There is, and always has been, a widespread belief in Fate, or Destiny, that is, in an eternal and inscrutable Power which apportions definite ends to both individuals and nations. But, contradictory as it may appear, there is an equally widespread belief in man's responsibility as a free agent. This dual experience of fate on the one hand, and freedom on the other, has given rise to the interminable controversy between the believers in Fatalism and the upholders of free will. Man is the doer of his own deeds; as such he is the maker of his own character; and as the doer of his deeds and the maker of his character, he is the molder and shaper of his destiny.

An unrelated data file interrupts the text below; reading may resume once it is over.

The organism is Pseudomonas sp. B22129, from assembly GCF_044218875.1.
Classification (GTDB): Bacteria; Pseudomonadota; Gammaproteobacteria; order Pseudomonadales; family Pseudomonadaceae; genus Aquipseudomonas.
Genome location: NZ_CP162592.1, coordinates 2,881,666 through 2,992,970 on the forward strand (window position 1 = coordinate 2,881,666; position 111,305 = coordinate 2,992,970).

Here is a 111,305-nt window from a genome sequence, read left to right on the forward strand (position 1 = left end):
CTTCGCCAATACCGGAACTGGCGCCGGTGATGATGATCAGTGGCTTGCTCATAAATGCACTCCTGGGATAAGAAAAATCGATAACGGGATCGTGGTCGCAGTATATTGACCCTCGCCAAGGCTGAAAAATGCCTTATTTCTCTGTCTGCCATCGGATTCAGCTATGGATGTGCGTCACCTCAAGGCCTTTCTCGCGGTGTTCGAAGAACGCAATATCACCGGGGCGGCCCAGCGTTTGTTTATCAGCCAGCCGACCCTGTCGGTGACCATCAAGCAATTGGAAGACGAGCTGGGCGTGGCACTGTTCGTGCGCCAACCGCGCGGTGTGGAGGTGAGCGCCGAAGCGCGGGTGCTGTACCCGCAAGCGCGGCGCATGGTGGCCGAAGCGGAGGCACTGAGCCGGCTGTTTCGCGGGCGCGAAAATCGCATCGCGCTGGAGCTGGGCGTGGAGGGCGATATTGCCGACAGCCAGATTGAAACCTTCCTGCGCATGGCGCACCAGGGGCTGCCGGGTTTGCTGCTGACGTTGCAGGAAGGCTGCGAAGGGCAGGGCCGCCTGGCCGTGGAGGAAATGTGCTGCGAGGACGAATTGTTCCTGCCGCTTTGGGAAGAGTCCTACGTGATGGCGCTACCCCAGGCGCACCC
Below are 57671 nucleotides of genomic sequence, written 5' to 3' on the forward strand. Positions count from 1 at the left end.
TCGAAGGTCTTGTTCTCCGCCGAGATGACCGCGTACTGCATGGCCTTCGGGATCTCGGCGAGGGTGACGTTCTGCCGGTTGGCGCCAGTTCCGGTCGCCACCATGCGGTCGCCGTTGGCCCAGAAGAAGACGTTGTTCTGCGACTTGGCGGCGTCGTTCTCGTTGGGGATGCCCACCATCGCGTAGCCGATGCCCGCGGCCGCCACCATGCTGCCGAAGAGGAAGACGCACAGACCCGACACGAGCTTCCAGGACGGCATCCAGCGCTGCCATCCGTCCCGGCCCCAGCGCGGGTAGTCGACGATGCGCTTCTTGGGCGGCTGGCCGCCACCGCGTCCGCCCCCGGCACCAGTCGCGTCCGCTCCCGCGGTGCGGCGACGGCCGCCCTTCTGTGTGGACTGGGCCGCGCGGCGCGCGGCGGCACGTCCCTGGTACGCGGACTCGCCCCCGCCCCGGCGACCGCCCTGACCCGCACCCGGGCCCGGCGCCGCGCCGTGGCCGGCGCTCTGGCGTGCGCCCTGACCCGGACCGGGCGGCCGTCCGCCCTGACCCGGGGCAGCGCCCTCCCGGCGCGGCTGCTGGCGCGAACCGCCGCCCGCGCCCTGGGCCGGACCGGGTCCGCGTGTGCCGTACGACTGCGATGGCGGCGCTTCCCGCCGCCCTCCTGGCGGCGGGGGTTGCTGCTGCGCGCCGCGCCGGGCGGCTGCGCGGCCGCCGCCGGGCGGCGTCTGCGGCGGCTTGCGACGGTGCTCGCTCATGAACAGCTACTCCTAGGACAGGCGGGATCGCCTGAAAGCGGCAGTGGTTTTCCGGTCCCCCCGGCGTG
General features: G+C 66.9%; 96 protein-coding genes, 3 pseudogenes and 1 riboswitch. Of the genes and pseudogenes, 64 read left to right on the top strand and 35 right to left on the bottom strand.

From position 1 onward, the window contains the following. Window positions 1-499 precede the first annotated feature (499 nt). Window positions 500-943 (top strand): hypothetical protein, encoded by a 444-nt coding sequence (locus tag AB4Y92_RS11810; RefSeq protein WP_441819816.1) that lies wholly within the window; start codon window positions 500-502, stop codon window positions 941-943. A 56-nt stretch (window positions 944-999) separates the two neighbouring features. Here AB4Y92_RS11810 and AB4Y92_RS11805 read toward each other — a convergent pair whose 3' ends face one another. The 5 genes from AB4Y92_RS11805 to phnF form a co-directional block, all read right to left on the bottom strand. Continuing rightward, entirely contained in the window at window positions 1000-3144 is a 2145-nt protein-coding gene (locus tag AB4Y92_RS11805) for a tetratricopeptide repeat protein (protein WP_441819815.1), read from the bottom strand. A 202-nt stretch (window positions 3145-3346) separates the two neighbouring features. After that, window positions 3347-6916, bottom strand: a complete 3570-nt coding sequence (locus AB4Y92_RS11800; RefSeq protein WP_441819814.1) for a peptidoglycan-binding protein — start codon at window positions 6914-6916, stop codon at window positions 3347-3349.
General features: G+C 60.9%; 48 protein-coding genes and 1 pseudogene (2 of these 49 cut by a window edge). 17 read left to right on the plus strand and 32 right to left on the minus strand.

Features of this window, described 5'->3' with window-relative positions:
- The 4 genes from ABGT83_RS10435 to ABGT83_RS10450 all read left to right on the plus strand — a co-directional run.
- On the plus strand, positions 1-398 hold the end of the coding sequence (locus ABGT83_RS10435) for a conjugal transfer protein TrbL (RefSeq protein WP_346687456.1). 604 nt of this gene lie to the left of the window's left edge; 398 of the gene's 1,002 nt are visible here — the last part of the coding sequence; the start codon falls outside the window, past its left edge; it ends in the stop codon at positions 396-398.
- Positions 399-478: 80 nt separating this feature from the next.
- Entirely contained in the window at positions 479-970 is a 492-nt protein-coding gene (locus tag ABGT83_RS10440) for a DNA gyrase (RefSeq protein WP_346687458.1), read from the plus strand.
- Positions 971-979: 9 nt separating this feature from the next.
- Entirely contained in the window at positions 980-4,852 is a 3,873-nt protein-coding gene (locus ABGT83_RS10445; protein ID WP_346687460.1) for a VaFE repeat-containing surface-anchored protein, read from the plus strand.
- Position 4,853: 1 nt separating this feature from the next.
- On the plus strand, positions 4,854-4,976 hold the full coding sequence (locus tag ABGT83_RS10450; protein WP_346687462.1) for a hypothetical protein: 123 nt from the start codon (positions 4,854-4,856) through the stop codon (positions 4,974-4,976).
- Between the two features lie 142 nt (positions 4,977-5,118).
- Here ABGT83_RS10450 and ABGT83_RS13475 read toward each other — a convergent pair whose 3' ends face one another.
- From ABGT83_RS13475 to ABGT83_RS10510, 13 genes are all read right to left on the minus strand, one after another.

by James Joyce
by Samuel Johnson, James Boswell
by James Allen
by Henry James
by James Fenimore Cooper
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